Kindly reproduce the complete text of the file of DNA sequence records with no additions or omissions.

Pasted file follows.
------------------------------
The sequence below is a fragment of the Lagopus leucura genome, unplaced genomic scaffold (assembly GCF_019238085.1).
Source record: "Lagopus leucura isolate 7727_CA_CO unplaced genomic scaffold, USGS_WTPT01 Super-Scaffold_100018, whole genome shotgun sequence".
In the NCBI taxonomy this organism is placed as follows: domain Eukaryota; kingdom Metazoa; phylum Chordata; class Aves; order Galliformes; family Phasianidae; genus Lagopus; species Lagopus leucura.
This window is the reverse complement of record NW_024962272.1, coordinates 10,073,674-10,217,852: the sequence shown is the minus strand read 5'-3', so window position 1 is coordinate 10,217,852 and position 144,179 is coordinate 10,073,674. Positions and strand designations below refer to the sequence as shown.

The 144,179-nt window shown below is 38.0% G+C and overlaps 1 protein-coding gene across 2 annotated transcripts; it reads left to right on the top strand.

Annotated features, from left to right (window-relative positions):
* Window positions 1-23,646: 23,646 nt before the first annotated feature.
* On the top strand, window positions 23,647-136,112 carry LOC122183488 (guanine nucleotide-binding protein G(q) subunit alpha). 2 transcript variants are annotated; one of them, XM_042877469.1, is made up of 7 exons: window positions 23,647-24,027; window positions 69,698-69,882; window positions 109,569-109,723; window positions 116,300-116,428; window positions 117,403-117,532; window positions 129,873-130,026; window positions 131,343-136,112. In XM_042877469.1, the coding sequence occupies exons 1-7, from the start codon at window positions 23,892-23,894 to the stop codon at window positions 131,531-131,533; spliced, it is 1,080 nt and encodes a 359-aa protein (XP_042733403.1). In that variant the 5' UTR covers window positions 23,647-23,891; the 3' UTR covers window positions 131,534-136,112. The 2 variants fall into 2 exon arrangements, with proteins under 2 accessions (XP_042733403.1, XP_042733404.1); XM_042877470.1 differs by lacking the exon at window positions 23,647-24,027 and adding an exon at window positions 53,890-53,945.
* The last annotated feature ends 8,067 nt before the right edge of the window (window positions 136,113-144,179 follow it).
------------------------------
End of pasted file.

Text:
The sequence below is a fragment of the Lagopus leucura genome, unplaced genomic scaffold (assembly GCF_019238085.1).
Source record: "Lagopus leucura isolate 7727_CA_CO unplaced genomic scaffold, USGS_WTPT01 Super-Scaffold_100018, whole genome shotgun sequence".
In the NCBI taxonomy this organism is placed as follows: domain Eukaryota; kingdom Metazoa; phylum Chordata; class Aves; order Galliformes; family Phasianidae; genus Lagopus; species Lagopus leucura.
This window is the reverse complement of record NW_024962272.1, coordinates 10,073,674-10,217,852: the sequence shown is the minus strand read 5'-3', so window position 1 is coordinate 10,217,852 and position 144,179 is coordinate 10,073,674. Positions and strand designations below refer to the sequence as shown.

The 144,179-nt window shown below is 38.0% G+C and overlaps 1 protein-coding gene across 2 annotated transcripts; it reads left to right on the top strand.

Annotated features, from left to right (window-relative positions):
* Window positions 1-23,646: 23,646 nt before the first annotated feature.
* On the top strand, window positions 23,647-136,112 carry LOC122183488 (guanine nucleotide-binding protein G(q) subunit alpha). 2 transcript variants are annotated; one of them, XM_042877469.1, is made up of 7 exons: window positions 23,647-24,027; window positions 69,698-69,882; window positions 109,569-109,723; window positions 116,300-116,428; window positions 117,403-117,532; window positions 129,873-130,026; window positions 131,343-136,112. In XM_042877469.1, the coding sequence occupies exons 1-7, from the start codon at window positions 23,892-23,894 to the stop codon at window positions 131,531-131,533; spliced, it is 1,080 nt and encodes a 359-aa protein (XP_042733403.1). In that variant the 5' UTR covers window positions 23,647-23,891; the 3' UTR covers window positions 131,534-136,112. The 2 variants fall into 2 exon arrangements, with proteins under 2 accessions (XP_042733403.1, XP_042733404.1); XM_042877470.1 differs by lacking the exon at window positions 23,647-24,027 and adding an exon at window positions 53,890-53,945.
* The last annotated feature ends 8,067 nt before the right edge of the window (window positions 136,113-144,179 follow it).